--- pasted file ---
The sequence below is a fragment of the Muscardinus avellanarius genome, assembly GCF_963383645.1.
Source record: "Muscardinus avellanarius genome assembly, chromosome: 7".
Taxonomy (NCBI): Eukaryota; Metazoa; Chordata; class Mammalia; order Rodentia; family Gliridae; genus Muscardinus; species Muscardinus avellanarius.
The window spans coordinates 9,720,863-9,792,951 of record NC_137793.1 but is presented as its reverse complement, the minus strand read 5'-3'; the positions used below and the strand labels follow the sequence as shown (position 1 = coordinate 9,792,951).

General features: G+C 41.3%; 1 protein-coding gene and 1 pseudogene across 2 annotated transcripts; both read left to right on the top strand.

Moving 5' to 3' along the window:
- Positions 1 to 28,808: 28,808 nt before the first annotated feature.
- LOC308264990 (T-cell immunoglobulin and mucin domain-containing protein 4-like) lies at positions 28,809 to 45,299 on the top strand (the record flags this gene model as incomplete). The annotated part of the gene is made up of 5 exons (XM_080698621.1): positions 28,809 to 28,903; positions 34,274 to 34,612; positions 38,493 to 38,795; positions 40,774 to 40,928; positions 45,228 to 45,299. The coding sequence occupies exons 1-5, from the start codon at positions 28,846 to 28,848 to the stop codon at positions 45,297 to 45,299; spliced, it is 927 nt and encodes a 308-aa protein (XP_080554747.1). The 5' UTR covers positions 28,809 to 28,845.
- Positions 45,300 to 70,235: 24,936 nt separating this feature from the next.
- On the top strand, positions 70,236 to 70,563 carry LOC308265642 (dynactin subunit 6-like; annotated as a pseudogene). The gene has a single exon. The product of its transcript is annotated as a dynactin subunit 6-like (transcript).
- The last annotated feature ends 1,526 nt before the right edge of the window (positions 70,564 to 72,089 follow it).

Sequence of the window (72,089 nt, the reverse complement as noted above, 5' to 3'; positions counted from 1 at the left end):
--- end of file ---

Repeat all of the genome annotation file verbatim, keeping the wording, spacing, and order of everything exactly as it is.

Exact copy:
The sequence below is a fragment of the Muscardinus avellanarius genome, assembly GCF_963383645.1.
Source record: "Muscardinus avellanarius genome assembly, chromosome: 7".
Taxonomy (NCBI): Eukaryota; Metazoa; Chordata; class Mammalia; order Rodentia; family Gliridae; genus Muscardinus; species Muscardinus avellanarius.
The window spans coordinates 9,720,863-9,792,951 of record NC_137793.1 but is presented as its reverse complement, the minus strand read 5'-3'; the positions used below and the strand labels follow the sequence as shown (position 1 = coordinate 9,792,951).

General features: G+C 41.3%; 1 protein-coding gene and 1 pseudogene across 2 annotated transcripts; both read left to right on the top strand.

Moving 5' to 3' along the window:
- Positions 1 to 28,808: 28,808 nt before the first annotated feature.
- LOC308264990 (T-cell immunoglobulin and mucin domain-containing protein 4-like) lies at positions 28,809 to 45,299 on the top strand (the record flags this gene model as incomplete). The annotated part of the gene is made up of 5 exons (XM_080698621.1): positions 28,809 to 28,903; positions 34,274 to 34,612; positions 38,493 to 38,795; positions 40,774 to 40,928; positions 45,228 to 45,299. The coding sequence occupies exons 1-5, from the start codon at positions 28,846 to 28,848 to the stop codon at positions 45,297 to 45,299; spliced, it is 927 nt and encodes a 308-aa protein (XP_080554747.1). The 5' UTR covers positions 28,809 to 28,845.
- Positions 45,300 to 70,235: 24,936 nt separating this feature from the next.
- On the top strand, positions 70,236 to 70,563 carry LOC308265642 (dynactin subunit 6-like; annotated as a pseudogene). The gene has a single exon. The product of its transcript is annotated as a dynactin subunit 6-like (transcript).
- The last annotated feature ends 1,526 nt before the right edge of the window (positions 70,564 to 72,089 follow it).

Sequence of the window (72,089 nt, the reverse complement as noted above, 5' to 3'; positions counted from 1 at the left end):